Kaiser Permanente, the largest healthcare provider in California, has been cited by the California Department of Managed Healthcare (DMHC) for keeping two sets of patient records: an official EHR that it showed to state inspectors, and a parallel paper record that hid violations of the state’s “timely access” law that mandates shorter wait times for mental healthcare than Kaiser was able to provide. The inaccuracies involved in the HMO’s dual record keeping system meant that mental health patients may have waited weeks longer than the law stipulates for appointments, resulting in illegal denials of access to care for schizophrenia, autism, depression and suicidal ideation, among other serious conditions.
The problem stems from Kaiser’s double appointment keeping procedures. While there is an electronic version – the version that gets reported to government officials – Kaiser also used paper lists in some facilities, rendering its electronic appointment wait time calculators useless.
“If an appointment date is changed, the system does not retain a history of booking dates,” the DMHC report explains. “The system’s last booking date is applied to wait time calculations. Therefore, if a provider changes the appointment date, the Plan/PARRS calculates the wait time between the last booked date and the date of the new appointment, which excludes the wait time from the date of initial appointment request. This results in inaccurate reports of wait times that are shorter than actual wait times.”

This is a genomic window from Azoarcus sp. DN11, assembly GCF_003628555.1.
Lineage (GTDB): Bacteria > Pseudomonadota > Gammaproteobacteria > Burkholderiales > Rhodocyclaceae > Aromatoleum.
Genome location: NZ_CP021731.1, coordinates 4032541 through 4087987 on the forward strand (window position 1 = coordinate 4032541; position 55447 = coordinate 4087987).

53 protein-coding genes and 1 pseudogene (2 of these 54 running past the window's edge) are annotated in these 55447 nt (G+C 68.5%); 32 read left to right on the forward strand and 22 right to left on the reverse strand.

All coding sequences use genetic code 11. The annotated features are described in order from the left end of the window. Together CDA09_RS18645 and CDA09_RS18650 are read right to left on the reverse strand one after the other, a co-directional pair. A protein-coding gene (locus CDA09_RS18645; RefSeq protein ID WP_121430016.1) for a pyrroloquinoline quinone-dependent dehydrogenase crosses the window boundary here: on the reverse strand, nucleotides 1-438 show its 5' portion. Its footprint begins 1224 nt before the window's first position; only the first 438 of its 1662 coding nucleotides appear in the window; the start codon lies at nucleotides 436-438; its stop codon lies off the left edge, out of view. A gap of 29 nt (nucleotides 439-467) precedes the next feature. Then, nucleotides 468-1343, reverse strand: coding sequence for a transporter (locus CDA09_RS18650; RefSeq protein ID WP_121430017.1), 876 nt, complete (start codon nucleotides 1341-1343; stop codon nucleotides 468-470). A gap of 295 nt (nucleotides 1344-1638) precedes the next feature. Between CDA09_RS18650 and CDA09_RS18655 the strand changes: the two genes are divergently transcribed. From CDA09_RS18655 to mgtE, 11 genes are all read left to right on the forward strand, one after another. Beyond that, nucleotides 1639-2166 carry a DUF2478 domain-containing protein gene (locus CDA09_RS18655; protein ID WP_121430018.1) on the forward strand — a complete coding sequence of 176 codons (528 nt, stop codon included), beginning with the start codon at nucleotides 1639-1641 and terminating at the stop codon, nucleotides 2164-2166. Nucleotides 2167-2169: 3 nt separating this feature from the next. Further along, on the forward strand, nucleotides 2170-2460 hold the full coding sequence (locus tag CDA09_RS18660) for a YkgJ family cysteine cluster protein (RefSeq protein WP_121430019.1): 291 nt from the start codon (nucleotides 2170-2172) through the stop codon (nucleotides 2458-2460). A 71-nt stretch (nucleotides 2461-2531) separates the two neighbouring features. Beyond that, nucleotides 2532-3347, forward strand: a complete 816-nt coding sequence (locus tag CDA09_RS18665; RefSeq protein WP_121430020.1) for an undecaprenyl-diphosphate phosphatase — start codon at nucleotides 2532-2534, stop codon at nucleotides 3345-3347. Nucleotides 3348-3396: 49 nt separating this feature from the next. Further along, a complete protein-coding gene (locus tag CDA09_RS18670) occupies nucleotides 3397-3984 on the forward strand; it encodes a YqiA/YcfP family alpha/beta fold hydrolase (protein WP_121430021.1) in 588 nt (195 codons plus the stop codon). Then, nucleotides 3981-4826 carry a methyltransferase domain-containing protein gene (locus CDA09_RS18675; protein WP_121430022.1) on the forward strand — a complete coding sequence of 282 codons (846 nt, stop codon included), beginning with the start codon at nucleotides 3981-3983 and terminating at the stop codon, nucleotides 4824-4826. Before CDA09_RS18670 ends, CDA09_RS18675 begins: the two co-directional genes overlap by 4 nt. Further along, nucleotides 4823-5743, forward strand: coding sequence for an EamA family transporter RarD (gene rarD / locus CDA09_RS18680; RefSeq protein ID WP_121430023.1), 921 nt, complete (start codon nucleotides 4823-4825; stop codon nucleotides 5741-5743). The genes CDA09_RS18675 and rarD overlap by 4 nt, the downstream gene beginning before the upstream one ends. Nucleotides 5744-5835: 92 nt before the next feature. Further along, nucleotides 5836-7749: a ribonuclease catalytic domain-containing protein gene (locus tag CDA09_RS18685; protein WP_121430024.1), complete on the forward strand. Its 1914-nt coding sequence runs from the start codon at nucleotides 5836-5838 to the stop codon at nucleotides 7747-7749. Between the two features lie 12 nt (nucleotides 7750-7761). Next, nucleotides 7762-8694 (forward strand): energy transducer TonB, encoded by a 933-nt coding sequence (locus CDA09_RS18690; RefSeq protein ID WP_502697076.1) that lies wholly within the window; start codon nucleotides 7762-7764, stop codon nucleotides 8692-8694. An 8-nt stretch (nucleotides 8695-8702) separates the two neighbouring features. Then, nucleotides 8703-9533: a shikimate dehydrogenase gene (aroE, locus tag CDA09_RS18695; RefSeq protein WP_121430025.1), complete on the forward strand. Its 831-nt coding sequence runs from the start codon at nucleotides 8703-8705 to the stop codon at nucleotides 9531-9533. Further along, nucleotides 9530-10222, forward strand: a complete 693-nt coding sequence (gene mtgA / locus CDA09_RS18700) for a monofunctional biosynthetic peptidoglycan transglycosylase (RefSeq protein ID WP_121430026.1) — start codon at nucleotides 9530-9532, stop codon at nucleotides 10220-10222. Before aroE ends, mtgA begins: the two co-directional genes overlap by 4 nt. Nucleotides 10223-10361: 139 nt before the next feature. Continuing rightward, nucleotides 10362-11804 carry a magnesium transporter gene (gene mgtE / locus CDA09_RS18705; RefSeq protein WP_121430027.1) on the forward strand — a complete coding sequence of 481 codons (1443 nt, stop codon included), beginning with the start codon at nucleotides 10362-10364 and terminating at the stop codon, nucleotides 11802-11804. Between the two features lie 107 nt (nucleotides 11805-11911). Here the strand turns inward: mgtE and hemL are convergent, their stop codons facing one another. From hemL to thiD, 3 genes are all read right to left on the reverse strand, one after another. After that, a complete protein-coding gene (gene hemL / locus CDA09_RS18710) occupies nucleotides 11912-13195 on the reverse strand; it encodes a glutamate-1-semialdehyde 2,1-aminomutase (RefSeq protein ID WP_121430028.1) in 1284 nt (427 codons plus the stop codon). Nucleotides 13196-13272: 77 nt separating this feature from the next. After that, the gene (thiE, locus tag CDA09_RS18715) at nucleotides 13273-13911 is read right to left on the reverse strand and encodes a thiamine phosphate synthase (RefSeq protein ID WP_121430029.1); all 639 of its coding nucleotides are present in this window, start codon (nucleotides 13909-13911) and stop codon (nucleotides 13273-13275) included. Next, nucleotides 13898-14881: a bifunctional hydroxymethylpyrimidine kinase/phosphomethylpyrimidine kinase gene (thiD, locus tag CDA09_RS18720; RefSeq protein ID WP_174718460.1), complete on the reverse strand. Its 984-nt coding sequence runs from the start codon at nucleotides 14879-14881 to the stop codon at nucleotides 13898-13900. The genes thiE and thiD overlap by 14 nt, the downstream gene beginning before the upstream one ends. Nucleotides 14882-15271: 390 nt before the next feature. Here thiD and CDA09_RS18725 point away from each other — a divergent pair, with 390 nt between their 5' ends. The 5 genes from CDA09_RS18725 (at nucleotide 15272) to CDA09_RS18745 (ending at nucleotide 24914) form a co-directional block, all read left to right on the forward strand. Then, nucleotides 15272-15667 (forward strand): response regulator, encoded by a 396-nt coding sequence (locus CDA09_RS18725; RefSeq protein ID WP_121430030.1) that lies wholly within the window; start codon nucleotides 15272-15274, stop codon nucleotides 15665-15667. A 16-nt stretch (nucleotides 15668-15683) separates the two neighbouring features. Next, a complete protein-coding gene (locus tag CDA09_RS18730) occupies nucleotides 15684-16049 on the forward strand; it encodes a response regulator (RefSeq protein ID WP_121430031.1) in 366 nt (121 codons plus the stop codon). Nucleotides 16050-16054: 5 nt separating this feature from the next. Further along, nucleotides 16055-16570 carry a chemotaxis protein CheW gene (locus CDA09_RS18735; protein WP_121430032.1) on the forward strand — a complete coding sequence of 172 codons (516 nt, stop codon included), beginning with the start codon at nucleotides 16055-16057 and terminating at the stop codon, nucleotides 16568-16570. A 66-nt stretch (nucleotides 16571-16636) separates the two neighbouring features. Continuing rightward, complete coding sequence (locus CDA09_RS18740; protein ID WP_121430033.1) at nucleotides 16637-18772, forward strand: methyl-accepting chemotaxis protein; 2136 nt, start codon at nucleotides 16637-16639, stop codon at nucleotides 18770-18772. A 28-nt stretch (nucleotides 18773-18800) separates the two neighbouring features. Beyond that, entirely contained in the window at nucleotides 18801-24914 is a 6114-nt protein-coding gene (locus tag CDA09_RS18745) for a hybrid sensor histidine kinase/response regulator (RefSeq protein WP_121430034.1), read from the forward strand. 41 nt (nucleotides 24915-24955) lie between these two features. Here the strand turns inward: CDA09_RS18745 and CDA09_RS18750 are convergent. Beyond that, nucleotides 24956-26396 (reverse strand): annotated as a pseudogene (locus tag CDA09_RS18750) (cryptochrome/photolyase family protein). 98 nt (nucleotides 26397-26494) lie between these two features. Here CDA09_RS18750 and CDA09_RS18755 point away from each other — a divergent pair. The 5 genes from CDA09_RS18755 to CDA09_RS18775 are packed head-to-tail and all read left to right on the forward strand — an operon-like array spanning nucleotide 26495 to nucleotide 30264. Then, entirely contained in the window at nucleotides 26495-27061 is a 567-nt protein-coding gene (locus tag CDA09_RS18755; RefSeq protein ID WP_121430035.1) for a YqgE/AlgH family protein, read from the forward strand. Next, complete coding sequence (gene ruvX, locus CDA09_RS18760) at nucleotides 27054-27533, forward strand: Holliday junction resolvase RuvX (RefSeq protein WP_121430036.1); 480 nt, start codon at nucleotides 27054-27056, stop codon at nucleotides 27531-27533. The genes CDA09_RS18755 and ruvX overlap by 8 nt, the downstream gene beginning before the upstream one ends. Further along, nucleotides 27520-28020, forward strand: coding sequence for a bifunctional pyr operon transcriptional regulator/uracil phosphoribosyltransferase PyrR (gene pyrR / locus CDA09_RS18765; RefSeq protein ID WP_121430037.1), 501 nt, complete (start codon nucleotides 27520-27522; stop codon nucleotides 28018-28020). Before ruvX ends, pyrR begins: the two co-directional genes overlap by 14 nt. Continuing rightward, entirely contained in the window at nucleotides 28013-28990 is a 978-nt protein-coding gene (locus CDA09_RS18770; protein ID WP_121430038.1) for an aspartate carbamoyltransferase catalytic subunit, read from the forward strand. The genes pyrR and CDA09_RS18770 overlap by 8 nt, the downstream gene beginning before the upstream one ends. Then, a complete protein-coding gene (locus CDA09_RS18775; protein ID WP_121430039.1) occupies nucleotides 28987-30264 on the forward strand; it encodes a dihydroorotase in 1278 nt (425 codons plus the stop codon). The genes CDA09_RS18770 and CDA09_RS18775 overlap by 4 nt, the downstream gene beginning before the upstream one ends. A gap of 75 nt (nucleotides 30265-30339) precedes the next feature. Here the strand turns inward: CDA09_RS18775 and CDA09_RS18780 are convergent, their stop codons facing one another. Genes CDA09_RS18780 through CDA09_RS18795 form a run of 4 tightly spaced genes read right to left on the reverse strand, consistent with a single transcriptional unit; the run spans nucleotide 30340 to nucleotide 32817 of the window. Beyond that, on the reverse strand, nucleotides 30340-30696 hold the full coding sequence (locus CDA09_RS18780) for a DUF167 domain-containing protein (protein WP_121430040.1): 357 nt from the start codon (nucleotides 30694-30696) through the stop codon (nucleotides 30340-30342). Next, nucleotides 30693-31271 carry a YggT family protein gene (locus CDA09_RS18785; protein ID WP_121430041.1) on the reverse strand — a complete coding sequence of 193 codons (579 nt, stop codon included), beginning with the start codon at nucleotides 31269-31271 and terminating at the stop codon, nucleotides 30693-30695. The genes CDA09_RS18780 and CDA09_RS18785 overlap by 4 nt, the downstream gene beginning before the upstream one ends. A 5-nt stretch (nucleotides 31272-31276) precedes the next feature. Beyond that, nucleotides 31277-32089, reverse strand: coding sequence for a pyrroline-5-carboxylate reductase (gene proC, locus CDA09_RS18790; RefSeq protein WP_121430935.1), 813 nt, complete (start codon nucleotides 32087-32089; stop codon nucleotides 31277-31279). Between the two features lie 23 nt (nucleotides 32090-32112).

Instead of two days between contacting the enrollee and booking an appointment, as the law requires, staff would record an initial contact on paper and then ask the patient to call back during the next window for booking appointments, which could be up to four weeks later. The electronic appointment system would record the initial contact as taking place during the later booking window, effectively ignoring the additional wait time between the patient’s first contact and the electronically scheduled appointment.
“This report confirms what every Kaiser clinician knows,” psychologist Dr. Andris Skuja, PhD told Scoop San Diego. “Kaiser doesn’t take mental health care for its patients seriously. Our patients have serious needs. The last thing they need is for their care to be illegally curtailed by an HMO that’s already making billions in profits, just so Kaiser can make a few more pennies on the dollar at patients’ expense.” California law requires that patients wait no longer than ten days for a mental health consultation.
It was Kaiser’s own mental health staff that brought the complaint against their employer in a lengthy condemnation of the healthcare giant’s practices. “Treatment is ‘one size fits all’ with overemphasis on medications, groups and educational classes in place of effective levels of scientifically-based, best practices care. [Patient] care treatment is too little in frequency, amount and/or duration,” says the complaint. “When such evaluations finally do take place, clinicians report they are often cursory and insufficient, but nonetheless are coded as if they were thorough and complete. Kaiser appears to be miscoding these procedures in a manner that may result in fraudulent claims to Medicare and other governmental and private purchasers.”
Kaiser claims that it has addressed the government’s concerns, which were initially brought to the HMO’s attention in August of 2012, but DMHC found that the corrections have not yet been made. “If [Kaiser] does not effectively monitor wait times and ensure that enrollees are not waiting excessively for an initial appointment or between appointments with their provider,” the DMHC concludes, “significant numbers of enrollees with untreated or prolonged health conditions may suffer harm.”
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